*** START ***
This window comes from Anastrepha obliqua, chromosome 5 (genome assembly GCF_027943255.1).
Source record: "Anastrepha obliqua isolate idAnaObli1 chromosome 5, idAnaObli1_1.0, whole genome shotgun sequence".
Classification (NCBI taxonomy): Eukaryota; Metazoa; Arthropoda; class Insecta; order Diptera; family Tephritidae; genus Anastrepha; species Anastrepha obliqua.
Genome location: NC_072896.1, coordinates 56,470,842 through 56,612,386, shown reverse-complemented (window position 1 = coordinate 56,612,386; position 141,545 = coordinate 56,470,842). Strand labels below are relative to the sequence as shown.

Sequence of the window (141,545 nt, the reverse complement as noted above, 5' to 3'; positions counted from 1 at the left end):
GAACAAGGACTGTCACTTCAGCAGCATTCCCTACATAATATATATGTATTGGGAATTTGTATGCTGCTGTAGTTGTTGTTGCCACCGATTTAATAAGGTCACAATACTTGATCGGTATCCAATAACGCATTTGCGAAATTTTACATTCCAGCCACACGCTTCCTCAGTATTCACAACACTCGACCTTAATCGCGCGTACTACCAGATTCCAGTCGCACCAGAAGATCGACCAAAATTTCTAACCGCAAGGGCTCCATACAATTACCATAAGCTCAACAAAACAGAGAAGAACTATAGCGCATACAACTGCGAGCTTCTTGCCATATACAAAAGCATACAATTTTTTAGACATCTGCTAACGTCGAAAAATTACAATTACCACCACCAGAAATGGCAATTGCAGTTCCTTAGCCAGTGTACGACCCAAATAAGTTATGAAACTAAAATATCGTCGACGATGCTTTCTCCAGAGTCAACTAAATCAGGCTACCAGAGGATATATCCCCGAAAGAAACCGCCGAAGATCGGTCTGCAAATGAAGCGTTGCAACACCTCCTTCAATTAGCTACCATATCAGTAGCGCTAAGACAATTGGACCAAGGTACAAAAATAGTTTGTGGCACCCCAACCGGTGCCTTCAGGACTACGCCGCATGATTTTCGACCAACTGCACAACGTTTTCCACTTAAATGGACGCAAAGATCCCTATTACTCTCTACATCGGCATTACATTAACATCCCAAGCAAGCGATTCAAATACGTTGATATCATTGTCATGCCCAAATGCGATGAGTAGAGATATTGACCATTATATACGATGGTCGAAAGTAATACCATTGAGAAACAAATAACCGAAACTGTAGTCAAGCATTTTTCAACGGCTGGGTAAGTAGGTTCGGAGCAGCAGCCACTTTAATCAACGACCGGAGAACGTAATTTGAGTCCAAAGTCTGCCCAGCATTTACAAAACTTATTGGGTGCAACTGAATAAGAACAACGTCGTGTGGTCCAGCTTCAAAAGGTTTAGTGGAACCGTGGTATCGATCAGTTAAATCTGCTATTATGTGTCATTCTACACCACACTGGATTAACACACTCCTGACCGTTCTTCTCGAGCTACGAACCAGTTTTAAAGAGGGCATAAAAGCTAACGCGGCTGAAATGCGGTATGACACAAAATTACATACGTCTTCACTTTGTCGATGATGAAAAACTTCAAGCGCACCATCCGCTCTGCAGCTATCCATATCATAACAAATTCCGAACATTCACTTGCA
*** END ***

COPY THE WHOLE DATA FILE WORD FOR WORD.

This window comes from Anastrepha obliqua, chromosome 5 (genome assembly GCF_027943255.1).
Source record: "Anastrepha obliqua isolate idAnaObli1 chromosome 5, idAnaObli1_1.0, whole genome shotgun sequence".
Classification (NCBI taxonomy): Eukaryota; Metazoa; Arthropoda; class Insecta; order Diptera; family Tephritidae; genus Anastrepha; species Anastrepha obliqua.
Genome location: NC_072896.1, coordinates 56,470,842 through 56,612,386, shown reverse-complemented (window position 1 = coordinate 56,612,386; position 141,545 = coordinate 56,470,842). Strand labels below are relative to the sequence as shown.

Sequence of the window (141,545 nt, the reverse complement as noted above, 5' to 3'; positions counted from 1 at the left end):
GAACAAGGACTGTCACTTCAGCAGCATTCCCTACATAATATATATGTATTGGGAATTTGTATGCTGCTGTAGTTGTTGTTGCCACCGATTTAATAAGGTCACAATACTTGATCGGTATCCAATAACGCATTTGCGAAATTTTACATTCCAGCCACACGCTTCCTCAGTATTCACAACACTCGACCTTAATCGCGCGTACTACCAGATTCCAGTCGCACCAGAAGATCGACCAAAATTTCTAACCGCAAGGGCTCCATACAATTACCATAAGCTCAACAAAACAGAGAAGAACTATAGCGCATACAACTGCGAGCTTCTTGCCATATACAAAAGCATACAATTTTTTAGACATCTGCTAACGTCGAAAAATTACAATTACCACCACCAGAAATGGCAATTGCAGTTCCTTAGCCAGTGTACGACCCAAATAAGTTATGAAACTAAAATATCGTCGACGATGCTTTCTCCAGAGTCAACTAAATCAGGCTACCAGAGGATATATCCCCGAAAGAAACCGCCGAAGATCGGTCTGCAAATGAAGCGTTGCAACACCTCCTTCAATTAGCTACCATATCAGTAGCGCTAAGACAATTGGACCAAGGTACAAAAATAGTTTGTGGCACCCCAACCGGTGCCTTCAGGACTACGCCGCATGATTTTCGACCAACTGCACAACGTTTTCCACTTAAATGGACGCAAAGATCCCTATTACTCTCTACATCGGCATTACATTAACATCCCAAGCAAGCGATTCAAATACGTTGATATCATTGTCATGCCCAAATGCGATGAGTAGAGATATTGACCATTATATACGATGGTCGAAAGTAATACCATTGAGAAACAAATAACCGAAACTGTAGTCAAGCATTTTTCAACGGCTGGGTAAGTAGGTTCGGAGCAGCAGCCACTTTAATCAACGACCGGAGAACGTAATTTGAGTCCAAAGTCTGCCCAGCATTTACAAAACTTATTGGGTGCAACTGAATAAGAACAACGTCGTGTGGTCCAGCTTCAAAAGGTTTAGTGGAACCGTGGTATCGATCAGTTAAATCTGCTATTATGTGTCATTCTACACCACACTGGATTAACACACTCCTGACCGTTCTTCTCGAGCTACGAACCAGTTTTAAAGAGGGCATAAAAGCTAACGCGGCTGAAATGCGGTATGACACAAAATTACATACGTCTTCACTTTGTCGATGATGAAAAACTTCAAGCGCACCATCCGCTCTGCAGCTATCCATATCATAACAAATTCCGAACATTCACTTGCA